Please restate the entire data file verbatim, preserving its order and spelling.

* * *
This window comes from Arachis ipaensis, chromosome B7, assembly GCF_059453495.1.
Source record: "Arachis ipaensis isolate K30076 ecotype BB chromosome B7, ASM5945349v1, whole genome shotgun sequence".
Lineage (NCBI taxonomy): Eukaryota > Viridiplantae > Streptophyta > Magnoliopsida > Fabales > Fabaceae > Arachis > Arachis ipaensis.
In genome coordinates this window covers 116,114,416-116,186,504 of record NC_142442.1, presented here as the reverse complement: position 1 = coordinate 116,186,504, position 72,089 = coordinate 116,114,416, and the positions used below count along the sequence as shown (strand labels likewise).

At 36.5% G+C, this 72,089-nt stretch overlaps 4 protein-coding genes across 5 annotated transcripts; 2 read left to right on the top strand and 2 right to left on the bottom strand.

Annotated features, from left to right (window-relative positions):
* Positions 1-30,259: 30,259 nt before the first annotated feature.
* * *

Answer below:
This window comes from Arachis ipaensis, chromosome B7, assembly GCF_059453495.1.
Source record: "Arachis ipaensis isolate K30076 ecotype BB chromosome B7, ASM5945349v1, whole genome shotgun sequence".
Lineage (NCBI taxonomy): Eukaryota > Viridiplantae > Streptophyta > Magnoliopsida > Fabales > Fabaceae > Arachis > Arachis ipaensis.
In genome coordinates this window covers 116,114,416-116,186,504 of record NC_142442.1, presented here as the reverse complement: position 1 = coordinate 116,186,504, position 72,089 = coordinate 116,114,416, and the positions used below count along the sequence as shown (strand labels likewise).

At 36.5% G+C, this 72,089-nt stretch overlaps 4 protein-coding genes across 5 annotated transcripts; 2 read left to right on the top strand and 2 right to left on the bottom strand.

Annotated features, from left to right (window-relative positions):
* Positions 1-30,259: 30,259 nt before the first annotated feature.